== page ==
That this feared and promised aesthetic is reproduced memetically as a never-born object of nostalgia, reflects the utter anesthetization of what happened instead: the numbing drowsiness of pop’s abject sameness. On the surface, the ecumenopolis seems similar to the present. However, the former at least permitted sadness: allowing for off-world cataclysms or transhuman tragedy. Pop cannot comprehend the past or future, nor can it tolerate melancholia, and accordingly rushes to fill the void with a pleasurable enough present. The prophesized dystopia is now fantastical escapism, a sublime dreamworld of past futures. This mode of aesthetic “exit” is emblematic of what cyberspace makes possible.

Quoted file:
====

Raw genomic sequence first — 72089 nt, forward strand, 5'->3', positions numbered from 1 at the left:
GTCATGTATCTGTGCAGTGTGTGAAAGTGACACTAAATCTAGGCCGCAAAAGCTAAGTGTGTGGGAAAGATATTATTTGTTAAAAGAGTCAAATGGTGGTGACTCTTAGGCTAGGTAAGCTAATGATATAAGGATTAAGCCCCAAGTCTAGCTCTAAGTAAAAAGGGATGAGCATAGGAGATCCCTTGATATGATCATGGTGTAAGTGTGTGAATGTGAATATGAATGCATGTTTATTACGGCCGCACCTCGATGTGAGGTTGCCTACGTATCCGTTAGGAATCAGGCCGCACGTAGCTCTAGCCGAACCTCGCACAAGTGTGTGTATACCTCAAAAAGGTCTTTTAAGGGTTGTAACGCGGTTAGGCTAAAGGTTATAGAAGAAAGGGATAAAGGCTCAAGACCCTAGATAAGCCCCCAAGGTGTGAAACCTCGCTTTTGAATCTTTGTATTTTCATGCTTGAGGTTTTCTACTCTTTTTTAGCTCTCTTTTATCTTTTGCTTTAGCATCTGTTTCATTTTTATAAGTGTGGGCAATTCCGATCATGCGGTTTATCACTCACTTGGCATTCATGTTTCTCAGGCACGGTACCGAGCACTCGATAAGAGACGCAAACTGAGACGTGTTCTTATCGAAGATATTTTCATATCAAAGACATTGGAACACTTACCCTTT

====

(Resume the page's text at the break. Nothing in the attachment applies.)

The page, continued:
Cyberspace operates in a state of perpetual contradiction: it is intrinsically universal. Everything is connected, all the time, with no chance to opt out. In this way, it generates conformity. However, operating under this universalism are what Fisher calls “new discourse networks,” the constellation of blogs, Twitter micro-influencers, and forums where subcultures emerge, expand, splinter, and die. This has no parallel in the “real world,” where pop dominates mass consciousness—but cyberspace’s infinitude and anonymity allows for much more heterogeneity than the “real world.” There’s plenty of illiberal dreaming in the internet archipelago, but, without venturing into the “real world” to replace pop and the socioeconomic edifice that nurtures it, these dreams will remain just that.